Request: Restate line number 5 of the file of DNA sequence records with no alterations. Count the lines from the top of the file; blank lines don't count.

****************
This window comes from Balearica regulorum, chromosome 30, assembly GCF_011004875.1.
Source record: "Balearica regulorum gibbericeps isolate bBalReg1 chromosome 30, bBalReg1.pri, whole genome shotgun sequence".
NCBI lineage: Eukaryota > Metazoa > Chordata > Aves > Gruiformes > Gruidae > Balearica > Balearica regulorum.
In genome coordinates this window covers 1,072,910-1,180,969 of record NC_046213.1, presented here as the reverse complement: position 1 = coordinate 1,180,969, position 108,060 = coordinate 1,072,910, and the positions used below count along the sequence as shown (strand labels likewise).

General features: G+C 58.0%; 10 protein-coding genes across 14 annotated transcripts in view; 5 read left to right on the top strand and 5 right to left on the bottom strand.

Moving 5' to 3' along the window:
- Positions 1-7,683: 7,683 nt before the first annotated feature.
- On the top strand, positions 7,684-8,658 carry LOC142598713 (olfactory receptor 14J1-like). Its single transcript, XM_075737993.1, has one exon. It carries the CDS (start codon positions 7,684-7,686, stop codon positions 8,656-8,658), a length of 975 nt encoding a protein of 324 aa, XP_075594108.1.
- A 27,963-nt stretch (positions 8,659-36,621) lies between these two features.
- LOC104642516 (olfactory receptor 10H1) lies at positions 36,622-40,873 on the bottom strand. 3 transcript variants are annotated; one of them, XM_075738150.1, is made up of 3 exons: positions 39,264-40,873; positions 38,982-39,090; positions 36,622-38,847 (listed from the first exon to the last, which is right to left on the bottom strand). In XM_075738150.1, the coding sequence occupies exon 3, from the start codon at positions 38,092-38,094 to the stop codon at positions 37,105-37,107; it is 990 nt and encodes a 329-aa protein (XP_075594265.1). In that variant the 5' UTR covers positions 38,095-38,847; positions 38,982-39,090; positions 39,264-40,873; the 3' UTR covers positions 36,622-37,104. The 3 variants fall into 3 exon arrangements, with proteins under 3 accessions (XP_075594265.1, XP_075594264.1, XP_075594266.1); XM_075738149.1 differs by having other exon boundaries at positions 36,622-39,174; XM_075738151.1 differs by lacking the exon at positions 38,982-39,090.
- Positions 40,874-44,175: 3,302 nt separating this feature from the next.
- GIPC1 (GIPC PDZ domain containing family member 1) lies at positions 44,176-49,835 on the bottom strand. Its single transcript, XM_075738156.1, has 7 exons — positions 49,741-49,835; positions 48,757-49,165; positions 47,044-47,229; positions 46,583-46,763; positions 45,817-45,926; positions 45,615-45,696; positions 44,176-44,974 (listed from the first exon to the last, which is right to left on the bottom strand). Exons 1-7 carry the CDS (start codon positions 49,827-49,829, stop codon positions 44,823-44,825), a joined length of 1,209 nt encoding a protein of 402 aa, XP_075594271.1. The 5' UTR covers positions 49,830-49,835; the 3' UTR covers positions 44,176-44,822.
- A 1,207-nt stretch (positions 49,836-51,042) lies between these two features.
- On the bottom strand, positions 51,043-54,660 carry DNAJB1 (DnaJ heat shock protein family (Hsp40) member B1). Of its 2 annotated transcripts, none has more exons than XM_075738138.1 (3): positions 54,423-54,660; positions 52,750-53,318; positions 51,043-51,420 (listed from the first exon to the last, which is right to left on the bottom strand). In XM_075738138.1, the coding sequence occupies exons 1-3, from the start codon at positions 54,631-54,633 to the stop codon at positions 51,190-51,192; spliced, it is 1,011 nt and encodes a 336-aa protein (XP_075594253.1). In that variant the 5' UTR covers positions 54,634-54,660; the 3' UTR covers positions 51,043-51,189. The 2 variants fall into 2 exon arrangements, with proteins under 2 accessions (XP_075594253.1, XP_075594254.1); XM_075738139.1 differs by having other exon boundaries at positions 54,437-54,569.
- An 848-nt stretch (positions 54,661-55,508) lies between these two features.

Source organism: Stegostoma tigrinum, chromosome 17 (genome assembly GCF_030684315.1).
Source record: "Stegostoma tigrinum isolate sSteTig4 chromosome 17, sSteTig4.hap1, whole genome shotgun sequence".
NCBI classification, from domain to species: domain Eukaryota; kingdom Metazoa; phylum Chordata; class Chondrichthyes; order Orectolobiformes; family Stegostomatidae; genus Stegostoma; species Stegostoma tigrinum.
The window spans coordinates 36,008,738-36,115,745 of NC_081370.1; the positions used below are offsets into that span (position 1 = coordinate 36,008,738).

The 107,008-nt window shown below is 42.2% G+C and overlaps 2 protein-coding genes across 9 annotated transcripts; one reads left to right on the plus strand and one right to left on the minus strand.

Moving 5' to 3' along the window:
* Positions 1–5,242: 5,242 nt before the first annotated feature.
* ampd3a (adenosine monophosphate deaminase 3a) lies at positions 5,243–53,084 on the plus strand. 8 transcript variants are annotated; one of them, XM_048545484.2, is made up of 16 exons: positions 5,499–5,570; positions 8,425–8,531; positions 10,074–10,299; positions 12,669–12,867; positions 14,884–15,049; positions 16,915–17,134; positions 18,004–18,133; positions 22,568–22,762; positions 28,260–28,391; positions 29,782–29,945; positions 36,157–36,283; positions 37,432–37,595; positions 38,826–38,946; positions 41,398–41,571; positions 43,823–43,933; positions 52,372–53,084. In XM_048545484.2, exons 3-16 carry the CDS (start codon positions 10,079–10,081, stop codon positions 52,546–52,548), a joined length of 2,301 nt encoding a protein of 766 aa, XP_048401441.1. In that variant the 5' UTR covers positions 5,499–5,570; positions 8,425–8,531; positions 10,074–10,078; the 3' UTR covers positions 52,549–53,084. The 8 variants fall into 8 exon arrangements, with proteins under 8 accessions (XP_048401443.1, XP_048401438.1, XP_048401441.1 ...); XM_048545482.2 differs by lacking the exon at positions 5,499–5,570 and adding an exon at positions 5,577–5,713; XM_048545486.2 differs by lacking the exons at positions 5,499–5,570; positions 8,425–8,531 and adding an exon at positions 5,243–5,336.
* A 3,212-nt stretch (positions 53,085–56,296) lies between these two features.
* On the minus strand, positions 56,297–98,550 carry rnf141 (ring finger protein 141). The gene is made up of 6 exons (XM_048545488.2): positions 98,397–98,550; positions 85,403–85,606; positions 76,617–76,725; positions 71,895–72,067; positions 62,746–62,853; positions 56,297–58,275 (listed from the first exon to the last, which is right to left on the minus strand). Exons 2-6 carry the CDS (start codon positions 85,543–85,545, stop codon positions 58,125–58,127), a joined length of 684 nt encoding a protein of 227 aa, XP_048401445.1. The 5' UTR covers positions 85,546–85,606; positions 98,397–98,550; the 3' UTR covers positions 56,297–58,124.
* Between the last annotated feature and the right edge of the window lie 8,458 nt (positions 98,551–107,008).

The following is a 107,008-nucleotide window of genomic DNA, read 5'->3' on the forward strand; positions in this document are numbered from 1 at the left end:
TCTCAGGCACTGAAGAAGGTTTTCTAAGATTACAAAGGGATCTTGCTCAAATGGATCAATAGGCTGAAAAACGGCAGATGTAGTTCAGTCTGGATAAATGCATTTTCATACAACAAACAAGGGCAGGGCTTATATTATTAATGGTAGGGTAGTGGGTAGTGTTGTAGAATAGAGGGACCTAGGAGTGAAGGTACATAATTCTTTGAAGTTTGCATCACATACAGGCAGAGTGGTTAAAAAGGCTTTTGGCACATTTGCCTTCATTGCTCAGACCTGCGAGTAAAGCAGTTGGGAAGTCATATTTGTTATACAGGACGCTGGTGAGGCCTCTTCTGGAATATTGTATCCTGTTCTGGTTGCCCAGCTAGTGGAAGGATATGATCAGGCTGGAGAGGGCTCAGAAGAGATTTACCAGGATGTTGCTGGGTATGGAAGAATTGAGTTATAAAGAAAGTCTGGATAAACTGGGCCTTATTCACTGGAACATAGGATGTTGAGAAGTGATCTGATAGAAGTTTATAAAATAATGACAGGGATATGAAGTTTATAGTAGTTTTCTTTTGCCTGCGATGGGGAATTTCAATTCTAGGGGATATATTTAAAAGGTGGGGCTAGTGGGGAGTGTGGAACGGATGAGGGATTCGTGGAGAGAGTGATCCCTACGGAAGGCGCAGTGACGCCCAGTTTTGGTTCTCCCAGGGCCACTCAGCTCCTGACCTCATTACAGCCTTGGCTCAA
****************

General features: G+C 58.0%; 10 protein-coding genes across 14 annotated transcripts in view; 5 read left to right on the top strand and 5 right to left on the bottom strand.